Westminster Hall

Palace of Westminster

Tower of London

Royal Society

Museum of John Kemp

Collections of Lord Pembroke

Hampton Court Palace

Bushy Park

New Park

Bishop of London

Chelsea Physic Garden

Chelsea Hospital

Kensington nursery of George London & Henry Wise

Kensington Gardens

St James’s Palace

Somerset House

Banqueting House

Buckingham House

Marlborough House,Berkeley House

Dr Woodward’s Museum

Harleian Library

Greenwich Observatory

Charlton House

Windsor Castle and Windsor Park

Trinity, Baliol and University College, Oxford

Bodleian Library, Oxford

Anatomy, Astronomy, Geometry and Divinity schools, Oxford

Ashmolean Museum, Oxford

Sheldonian Theatre, Oxford

University Church and ‘All Hallows’, Oxford

Blenheim Palace and Woodstock

House of Correction, Bridewell

John Petiver’s Museum

Littlebury House, Essex

Trinity College, Cambridge


About paul holden

Architectural historian working as a House and Collections Manager for the National Trust at Lanhydrock House in Cornwall. Author of 'The Lanhydrock Atlas' (Cornwall Editions,2010) and 'The London Letters of Samuel Molyneux, 1712-13' (London Topographical Society, 2011). Contributor to many scholarly journals and Fellow of the Society of Antiquaries of London.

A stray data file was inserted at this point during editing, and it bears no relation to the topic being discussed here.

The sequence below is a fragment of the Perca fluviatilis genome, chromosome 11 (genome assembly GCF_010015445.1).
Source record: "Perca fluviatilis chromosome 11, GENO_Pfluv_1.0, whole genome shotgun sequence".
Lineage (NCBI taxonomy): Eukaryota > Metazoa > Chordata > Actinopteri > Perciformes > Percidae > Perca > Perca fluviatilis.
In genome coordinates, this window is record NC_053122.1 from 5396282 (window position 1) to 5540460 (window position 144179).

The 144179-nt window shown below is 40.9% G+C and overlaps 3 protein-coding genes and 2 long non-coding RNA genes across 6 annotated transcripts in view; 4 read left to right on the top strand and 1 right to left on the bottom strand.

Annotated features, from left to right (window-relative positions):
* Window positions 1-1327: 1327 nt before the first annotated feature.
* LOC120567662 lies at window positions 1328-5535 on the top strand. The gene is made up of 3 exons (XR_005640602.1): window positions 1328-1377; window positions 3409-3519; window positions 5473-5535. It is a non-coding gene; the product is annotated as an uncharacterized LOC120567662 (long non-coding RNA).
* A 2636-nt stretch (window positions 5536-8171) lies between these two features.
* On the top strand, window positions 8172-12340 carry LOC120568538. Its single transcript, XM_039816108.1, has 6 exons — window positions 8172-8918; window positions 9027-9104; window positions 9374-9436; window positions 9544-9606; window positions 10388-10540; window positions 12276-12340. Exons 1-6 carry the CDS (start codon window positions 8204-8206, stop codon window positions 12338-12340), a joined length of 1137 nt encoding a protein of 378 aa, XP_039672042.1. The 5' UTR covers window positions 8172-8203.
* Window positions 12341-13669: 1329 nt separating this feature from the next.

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7 Responses to Early-Enlightenment London discovered

  1. Do you know if any portraits of Samuel Molyneux exist?

    I have a portrait of Sir Thomas Molyneaux but I would really like one of Samuel –


    • paul holden says:

      Thanks for the enquiry. Yes there is a portrait of Samuel Molyneux. It took some finding but it came up for auction in the sixties and us now lost. However a poor photograph exists in the NPG, which has been reproduced in my book. Hope that helps. Was Samuel Molyneux a mason?

      • The fact that the Manuscript in question was originally in his possession would suggest so. The ‘Trinity Tripos’ of 1688 indicates that ‘Speculative’ Freemasonry was in Trinity College in 1688 and he may have become a mason during his time there. The official date of the constitution of the Irish Grand Lodge is 1725 and Molyneux had left Ireland in 1712. There are no masonic records from this time.